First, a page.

They’re known at school as the group of parents who orchestrate everything from Halloween parties to book fairs, but a…
They’re known at school as the group of parents who orchestrate everything from Halloween parties to book fairs, but a parent-teacher organization isn’t just for the kids.
Parents join a PTO for all kinds of reasons. It has helped some revitalize career skills, share passions, find job opportunities, and assuage the middle-age friend desert, all while making sure the kids have fun.
“I thought it was important for my kids to see I thought they were important and that their education was important,”′ said Judy Walters, 54, of central New Jersey, recalling her stay-at-home-mom days raising two little girls. “But really, I wanted to meet people and have a life.”
The PTO was where Walters met some of the people she still considers best friends. “I got close to a number of my room-mom people, and I met a lot of parents who I wasn’t close to but still really liked and enjoyed,” she says.
PTO is a common acronym for the group of parents and teachers who work together to fundraise, plan activities and provide extra enrichment for students. The term can be used interchangeably with the Parent Teacher Association, a national nonprofit headquartered in Alexandria, Virginia, or the PTC, or parent-teacher council.
As kids return to school this fall, you might see flyers or emails pleading for parents to get involved. PTOs play an important role as school boards face tough budget choices, particularly for “extras” non directly related to the curriculum.
Especially as schools and families emerge from pandemic lockdowns, people are looking for ways to connect. PTOs can provide that at a time in life when making new friends typically slows down because of work and family.
Sara Dean, 46, signed up for her school’s PTA, nervous about assimilating into what she saw as an established group. But by spring, she was happy to have made new friends.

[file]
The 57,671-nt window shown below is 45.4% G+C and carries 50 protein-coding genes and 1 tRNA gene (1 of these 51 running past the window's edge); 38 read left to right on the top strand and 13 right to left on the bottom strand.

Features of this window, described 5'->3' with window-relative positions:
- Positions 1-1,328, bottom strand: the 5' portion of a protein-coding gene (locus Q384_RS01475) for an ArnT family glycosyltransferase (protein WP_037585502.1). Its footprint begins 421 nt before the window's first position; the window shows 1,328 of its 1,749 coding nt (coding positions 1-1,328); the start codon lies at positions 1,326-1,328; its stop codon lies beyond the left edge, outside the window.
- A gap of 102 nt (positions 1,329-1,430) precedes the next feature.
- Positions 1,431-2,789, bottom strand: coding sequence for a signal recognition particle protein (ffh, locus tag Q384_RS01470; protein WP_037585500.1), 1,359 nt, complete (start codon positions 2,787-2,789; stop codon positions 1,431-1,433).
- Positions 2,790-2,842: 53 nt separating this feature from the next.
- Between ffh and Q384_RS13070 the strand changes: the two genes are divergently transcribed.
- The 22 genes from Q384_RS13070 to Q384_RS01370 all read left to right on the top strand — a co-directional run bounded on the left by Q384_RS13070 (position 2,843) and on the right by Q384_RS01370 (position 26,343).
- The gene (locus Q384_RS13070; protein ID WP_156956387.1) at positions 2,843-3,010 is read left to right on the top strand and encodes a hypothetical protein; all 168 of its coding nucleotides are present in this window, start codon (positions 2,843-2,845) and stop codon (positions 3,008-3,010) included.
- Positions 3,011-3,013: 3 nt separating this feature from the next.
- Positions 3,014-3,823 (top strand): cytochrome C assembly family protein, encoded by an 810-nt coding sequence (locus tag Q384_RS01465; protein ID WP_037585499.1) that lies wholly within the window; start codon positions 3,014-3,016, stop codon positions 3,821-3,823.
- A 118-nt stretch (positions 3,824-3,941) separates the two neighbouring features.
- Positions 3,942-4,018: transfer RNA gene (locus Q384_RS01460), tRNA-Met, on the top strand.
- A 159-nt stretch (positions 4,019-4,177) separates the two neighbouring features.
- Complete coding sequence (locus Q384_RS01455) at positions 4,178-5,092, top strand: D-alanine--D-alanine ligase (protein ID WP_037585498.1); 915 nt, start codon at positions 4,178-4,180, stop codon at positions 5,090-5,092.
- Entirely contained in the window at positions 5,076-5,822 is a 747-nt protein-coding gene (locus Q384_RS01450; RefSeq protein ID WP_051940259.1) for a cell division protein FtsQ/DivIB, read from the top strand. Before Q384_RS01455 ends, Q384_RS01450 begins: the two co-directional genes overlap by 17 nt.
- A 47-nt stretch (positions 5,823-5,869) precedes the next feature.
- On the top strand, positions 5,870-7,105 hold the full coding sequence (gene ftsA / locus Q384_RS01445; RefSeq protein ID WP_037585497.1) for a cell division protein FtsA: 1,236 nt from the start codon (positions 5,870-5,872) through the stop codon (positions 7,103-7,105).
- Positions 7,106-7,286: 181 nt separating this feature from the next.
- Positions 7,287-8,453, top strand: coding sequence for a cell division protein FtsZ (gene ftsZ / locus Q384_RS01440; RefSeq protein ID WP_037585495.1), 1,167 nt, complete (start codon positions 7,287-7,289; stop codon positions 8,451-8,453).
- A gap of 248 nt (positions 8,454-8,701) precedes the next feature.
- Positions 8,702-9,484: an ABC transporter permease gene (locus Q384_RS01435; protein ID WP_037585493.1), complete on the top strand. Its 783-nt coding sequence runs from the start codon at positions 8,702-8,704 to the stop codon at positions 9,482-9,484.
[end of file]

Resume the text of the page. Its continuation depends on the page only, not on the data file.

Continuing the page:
Dean hosts the podcast “The Shameless Mom Academy,” which discusses women’s empowerment, and balancing parenthood and work. She devoted an episode to what she learned from working as the PTA president at her child’s school outside Seattle.
“The opportunities for bonding happen quicker,” she said of working on the PTA. “There is more comradery and ease of building relationships that I wasn’t expecting but that was a lovely experience.”
She also didn’t expect to pick up career-building skills.
Dean was used to working independently, as a writer and podcast host and producer. As PTA president, she was thrown into building teams, helping everyone get along, and finding resolutions to problems the school faced — skills that could easily translate into corporate America or the world of nonprofits.
“That’s not why I signed up but it’s a benefit that is really cool,” she said.
The same goes for Colleen Nolan, 46, of Newton, Massachusetts. The eight years she spent working various roles on an elementary school PTO led, she said, to two nonprofit board positions — at a city food bank and a neighborhood improvement group — and a paid, part-time position as a records keeper.
“I met people in the neighborhood and, over the years, they recognized me as someone who was a `doer,’” Nolan said. “People saw me as someone who could answer questions and they used me as a resource.”
Many parents bring their passion projects to the PTO, said Andy Garlick, an elementary school principal in Needham, Massachusetts. These might include personal finance, diversity, or cultural customs from another country, for example. Parents bring what they know to the table.
“There’s a lot of people who want to use the minimal free time they have to do good in their community,” he said.
There are criticisms and jokes, of course. In the 2018 comedy “Bad Moms,” Christina Applegate and Mila Kunis spar over who is the better PTA presidential candidate. And the Netflix series “Ginny & Georgia” shows a snooty mother from “Wellsbury, Massachusetts” arguing with an outsider from Texas about how to best raise money for the PTA.
In reality, wealthy neighborhoods tend to have far more parental involvement and fundraising power than areas without such affluence. This leads to more enrichment opportunities for students, and more educational necessities like books or tech gadgets. Some argue it compounds inequities in the U.S.
And PTO parents often spend their own money. Some organizations have dues and others don’t, but many parent volunteers end up paying for projects and events.
Kimberly Rae Miller, 39, of Suffolk County, New York, joined the PTA to become more involved and was surprised to find how much money it required out of her own pocket.
But, she said, “If you have the time and financial resources to participate, it’s a great way to have access to a part of your children’s life that you don’t always have access to.”
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